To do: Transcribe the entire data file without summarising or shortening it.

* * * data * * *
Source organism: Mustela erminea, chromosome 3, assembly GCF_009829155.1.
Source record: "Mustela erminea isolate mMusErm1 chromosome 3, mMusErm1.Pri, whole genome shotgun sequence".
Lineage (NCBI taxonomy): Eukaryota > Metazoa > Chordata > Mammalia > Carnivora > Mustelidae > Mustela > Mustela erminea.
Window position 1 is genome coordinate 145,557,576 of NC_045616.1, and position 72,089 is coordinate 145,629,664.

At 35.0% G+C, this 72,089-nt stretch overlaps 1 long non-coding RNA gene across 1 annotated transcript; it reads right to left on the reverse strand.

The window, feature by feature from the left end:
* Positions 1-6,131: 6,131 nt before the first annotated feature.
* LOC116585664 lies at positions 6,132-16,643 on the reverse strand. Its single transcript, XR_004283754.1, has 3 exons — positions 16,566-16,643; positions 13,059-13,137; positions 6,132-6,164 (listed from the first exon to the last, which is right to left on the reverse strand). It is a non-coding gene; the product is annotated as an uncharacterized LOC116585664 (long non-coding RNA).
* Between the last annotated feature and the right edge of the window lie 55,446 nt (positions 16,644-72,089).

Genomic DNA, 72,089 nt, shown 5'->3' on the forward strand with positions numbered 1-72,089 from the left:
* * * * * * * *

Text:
Source organism: Mustela erminea, chromosome 3, assembly GCF_009829155.1.
Source record: "Mustela erminea isolate mMusErm1 chromosome 3, mMusErm1.Pri, whole genome shotgun sequence".
Lineage (NCBI taxonomy): Eukaryota > Metazoa > Chordata > Mammalia > Carnivora > Mustelidae > Mustela > Mustela erminea.
Window position 1 is genome coordinate 145,557,576 of NC_045616.1, and position 72,089 is coordinate 145,629,664.

At 35.0% G+C, this 72,089-nt stretch overlaps 1 long non-coding RNA gene across 1 annotated transcript; it reads right to left on the reverse strand.

The window, feature by feature from the left end:
* Positions 1-6,131: 6,131 nt before the first annotated feature.
* LOC116585664 lies at positions 6,132-16,643 on the reverse strand. Its single transcript, XR_004283754.1, has 3 exons — positions 16,566-16,643; positions 13,059-13,137; positions 6,132-6,164 (listed from the first exon to the last, which is right to left on the reverse strand). It is a non-coding gene; the product is annotated as an uncharacterized LOC116585664 (long non-coding RNA).
* Between the last annotated feature and the right edge of the window lie 55,446 nt (positions 16,644-72,089).

Genomic DNA, 72,089 nt, shown 5'->3' on the forward strand with positions numbered 1-72,089 from the left: